“We hope the Vietnam side will not engage in unilateral oil and gas exploration activities in the relevant waters, cease interfering with Chinese fishing vessels’ normal operations, and create a friendly atmosphere for bilateral negotiations”, Hong said.

China has made similar warnings in the past about not exploring for oil and gas in waters it considers its own.

In Washington, the U.S. State Department said it was aware of the incident between the Chinese and Vietnamese vessels and said it had expressed concerns to Beijing over the new regulations.

“We call on the Chinese government to clarify the revised regulations and ensure their implementation is consistent with international law,” State Department spokesman Mark Toner said in an emailed statement.

“All concerned parties should avoid any unilateral actions that raise tensions and undermine the prospects for a diplomatic or other peaceful resolution of differences,” he said.

India, which jointly conducts some oil exploration with Vietnam, said this week that it was prepared to send navy ships into the region to safeguard its interests.

Energy-hungry China is also actively exploring the resources of the South China Sea. It aims to produce 15 billion cubic metres of natural gas a year from the South China Sea by 2015, the energy administration said on Monday, raising the possibility of disputes escalating.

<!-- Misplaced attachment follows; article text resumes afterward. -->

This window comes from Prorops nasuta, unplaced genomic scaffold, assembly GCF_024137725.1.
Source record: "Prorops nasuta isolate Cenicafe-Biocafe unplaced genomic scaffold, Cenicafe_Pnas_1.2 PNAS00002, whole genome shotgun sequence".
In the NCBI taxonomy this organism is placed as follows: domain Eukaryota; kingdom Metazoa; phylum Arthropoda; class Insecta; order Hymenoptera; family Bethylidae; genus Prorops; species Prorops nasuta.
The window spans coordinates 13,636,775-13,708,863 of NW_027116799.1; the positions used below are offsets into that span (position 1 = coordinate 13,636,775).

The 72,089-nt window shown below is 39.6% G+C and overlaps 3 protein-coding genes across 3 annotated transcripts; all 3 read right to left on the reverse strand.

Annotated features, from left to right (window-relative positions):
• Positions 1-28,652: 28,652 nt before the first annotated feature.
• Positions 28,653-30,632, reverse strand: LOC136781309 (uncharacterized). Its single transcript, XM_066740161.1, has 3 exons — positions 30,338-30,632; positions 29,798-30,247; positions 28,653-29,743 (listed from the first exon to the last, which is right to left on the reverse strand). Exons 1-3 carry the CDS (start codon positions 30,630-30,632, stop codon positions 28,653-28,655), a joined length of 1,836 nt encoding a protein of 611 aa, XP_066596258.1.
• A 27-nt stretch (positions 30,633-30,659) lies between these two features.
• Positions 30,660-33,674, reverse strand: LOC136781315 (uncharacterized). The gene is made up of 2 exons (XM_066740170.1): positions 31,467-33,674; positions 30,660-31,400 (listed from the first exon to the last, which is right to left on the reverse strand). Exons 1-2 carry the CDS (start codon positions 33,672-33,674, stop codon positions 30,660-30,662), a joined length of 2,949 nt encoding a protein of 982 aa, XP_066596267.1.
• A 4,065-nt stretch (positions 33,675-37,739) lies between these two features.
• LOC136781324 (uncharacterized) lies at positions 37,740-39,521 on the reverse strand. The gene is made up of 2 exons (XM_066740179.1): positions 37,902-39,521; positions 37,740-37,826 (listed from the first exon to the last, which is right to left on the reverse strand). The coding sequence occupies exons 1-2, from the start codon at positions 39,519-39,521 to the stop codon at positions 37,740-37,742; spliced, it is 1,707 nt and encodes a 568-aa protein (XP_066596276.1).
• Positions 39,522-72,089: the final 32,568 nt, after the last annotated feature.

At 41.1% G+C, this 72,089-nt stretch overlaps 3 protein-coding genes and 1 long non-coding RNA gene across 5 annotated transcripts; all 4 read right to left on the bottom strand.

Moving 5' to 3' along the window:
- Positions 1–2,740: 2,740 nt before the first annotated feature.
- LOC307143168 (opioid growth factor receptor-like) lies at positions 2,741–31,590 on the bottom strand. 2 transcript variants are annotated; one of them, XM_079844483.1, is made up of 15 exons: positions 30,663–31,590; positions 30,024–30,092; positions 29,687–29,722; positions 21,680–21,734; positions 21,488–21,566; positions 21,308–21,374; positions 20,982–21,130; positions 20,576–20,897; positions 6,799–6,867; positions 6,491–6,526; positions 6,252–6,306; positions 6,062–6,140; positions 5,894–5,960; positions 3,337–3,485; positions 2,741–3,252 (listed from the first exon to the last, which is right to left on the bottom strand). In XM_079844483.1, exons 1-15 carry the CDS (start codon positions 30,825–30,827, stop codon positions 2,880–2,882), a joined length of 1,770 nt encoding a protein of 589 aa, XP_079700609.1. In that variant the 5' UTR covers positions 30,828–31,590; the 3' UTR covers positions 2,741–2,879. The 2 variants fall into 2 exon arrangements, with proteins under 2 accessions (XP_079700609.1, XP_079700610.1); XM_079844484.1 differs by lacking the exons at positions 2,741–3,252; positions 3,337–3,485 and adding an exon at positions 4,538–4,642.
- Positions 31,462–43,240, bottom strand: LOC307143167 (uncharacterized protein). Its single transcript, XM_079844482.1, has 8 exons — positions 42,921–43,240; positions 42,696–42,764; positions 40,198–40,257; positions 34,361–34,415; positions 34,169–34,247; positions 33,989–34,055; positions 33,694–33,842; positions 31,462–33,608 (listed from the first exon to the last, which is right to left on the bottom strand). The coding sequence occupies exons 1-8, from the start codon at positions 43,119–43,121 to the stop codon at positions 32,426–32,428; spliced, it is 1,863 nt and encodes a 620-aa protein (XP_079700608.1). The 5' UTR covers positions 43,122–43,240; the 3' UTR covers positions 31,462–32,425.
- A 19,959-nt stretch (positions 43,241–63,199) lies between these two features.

State-run CNOOC, China’s top offshore oil producer, in late June invited foreign companies to jointly develop nine blocks in the western part of the South China Sea, a move Vietnam said was illegal because the blocks overlap its territorial waters.

The South China Sea is one of Asia’s most sensitive military hotspots whose profile has been raised by a newly assertive China.

The mounting disputes come at a time when China is flexing increasing naval might, including the launch of its first aircraft carrier in September and the test flights of its first two models of a stealth jet fighter, one of which is believed to be designed to land on aircraft carriers.

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Posted in: Economy, Politics